Now, moving on from that, I would have a hard time turning down an 8670. It's just such a great guitar. However, I wouldn't pay anywhere near the price of a new Jem for that particular example.

EDIT: could sunlight eventually cause some sort of damage to a decades old guitar? Sure. But this is at oldest from 2003. The sun did not do this. You can find plenty of obviously sun faded Ibanez guitars on eBay and none of them have finish issues like this.

Also, minor point but if you were looking to replace that hardware, it would be extremely difficult to find it in the original Violet Chrome out there.
Those are good points. I certainly can't disagree with the model of: Moisture+salt+corrosive environment+high humidity being bad, even on guitar not directly subjected to that in a room or outdoors.

I have never been in a place like that but I assume that can do damage on a guitar, even not kept out anywhere but in the "safe" closet in a box. I guess some closets can be in a damp house near the ocean in a very tropical environment where it's salty. I do remember seeing some relatively new cars in Kauai on vacation that had what looked like decades old rust issues. It's not something I had ever seen in California.

While my experience seeing this very type of damage is mostly around sun damage where I live, the drought ridden Northern California and for a time Southern California, I haven't lived in a place like New Orleans or the Caribbean or Hawaii where I certainly saw a few moisture proof Ovations being sported at tourist joints. As a guitarist when I went there I enjoyed all the slack key work, but then I thought, why all the freakin' Ovations? A couple of guitarists had those cool Rain Song guitars, too.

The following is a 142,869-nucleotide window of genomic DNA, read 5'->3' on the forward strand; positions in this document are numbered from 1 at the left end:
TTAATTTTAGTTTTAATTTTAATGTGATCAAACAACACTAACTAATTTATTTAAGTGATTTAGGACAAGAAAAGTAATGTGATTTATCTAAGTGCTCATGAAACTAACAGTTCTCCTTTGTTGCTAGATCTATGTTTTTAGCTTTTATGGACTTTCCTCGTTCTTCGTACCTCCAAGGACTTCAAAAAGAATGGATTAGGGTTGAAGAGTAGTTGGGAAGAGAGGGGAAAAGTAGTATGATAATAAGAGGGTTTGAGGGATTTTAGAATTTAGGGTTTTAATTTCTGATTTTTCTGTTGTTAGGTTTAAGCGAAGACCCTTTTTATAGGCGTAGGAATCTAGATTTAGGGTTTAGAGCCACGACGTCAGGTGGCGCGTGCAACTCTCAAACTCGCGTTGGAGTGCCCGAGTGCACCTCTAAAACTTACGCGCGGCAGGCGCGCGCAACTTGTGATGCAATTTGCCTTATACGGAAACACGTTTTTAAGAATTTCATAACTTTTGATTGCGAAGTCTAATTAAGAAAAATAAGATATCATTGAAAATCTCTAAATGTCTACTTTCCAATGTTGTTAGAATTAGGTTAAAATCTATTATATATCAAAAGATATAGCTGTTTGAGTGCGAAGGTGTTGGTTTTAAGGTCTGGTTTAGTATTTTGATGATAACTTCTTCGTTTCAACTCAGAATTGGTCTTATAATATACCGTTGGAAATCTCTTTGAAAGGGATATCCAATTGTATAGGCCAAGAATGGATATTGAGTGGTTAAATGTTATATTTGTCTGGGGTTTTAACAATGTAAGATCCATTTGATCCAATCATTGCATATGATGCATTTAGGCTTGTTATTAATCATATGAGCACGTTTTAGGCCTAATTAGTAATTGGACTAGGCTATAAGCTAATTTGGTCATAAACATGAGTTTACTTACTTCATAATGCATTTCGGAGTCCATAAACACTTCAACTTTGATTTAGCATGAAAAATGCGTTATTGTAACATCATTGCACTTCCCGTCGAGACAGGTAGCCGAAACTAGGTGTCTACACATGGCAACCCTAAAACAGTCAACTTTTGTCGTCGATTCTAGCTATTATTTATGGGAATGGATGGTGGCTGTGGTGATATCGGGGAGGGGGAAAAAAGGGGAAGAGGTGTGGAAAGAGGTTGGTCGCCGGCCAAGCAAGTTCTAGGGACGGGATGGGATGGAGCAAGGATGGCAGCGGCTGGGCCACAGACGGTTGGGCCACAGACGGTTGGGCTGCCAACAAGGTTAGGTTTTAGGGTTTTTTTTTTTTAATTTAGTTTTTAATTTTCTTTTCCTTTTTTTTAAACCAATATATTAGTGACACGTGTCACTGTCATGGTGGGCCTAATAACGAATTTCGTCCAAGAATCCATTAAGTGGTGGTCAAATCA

Check out this water damaged guitar. Yikes!!

http://www.rsguitarworks.net/cms2/restoring-rich-robinsons-flood-damaged-gibson-es-335/
 

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Yeah, that looks like humidity to me as well - if this was somehow related to the sun (and this is straight-up corrosion, so I have a hard time believing that), then I'd expect to see the guitar itself faded. It's not.

If you can get it cheaply enough to cover a new Edge Pro and a few knobs and screws, and the guitar itself appeals to you, go for it - I definitely could see gold looking pretty elegant on that. If the price isn't discounted enough to cover a full hardware replacement, or if it's a guitar that spec-wise you wouldn't be interested in otherwise, pass.

EDIT - re: price discounted by the cost of new hardware - that doesn't mean you HAVE to replace it, of course. Simply polishing it up to at least get it back to feeling smooth under your palm or maybe soaking it in WD40 and then degreasing it and reassembling, or whatever, to get it back to playable shape would be fine, and if you just want a good player, there's no shame in leaving the hardware like it is. It just wouldn't be fair to pay a price for it that implies the hardware is in good shape.
 

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Going back to the earlier point about the sun. If you had a guitar in a very humid environment and it were exposed to the sun and therefore dealt with big temperature swings, I could see problems like this due to moisture condensation at night, like what you see with a car.

But a lot of people, especially in tropical locations, have guitars stored in very high humidity conditions. This could be made worse by being in a place like a closet or basement. I've seen screws corrode over a pretty short period of time this way. I had a guitar with a neck issue and as a way to try and bring the neck back, I was storing it in a case with damp sponges in there to raise the humidity. Within a couple months of doing this, all the screws were starting to show signs of corrosion.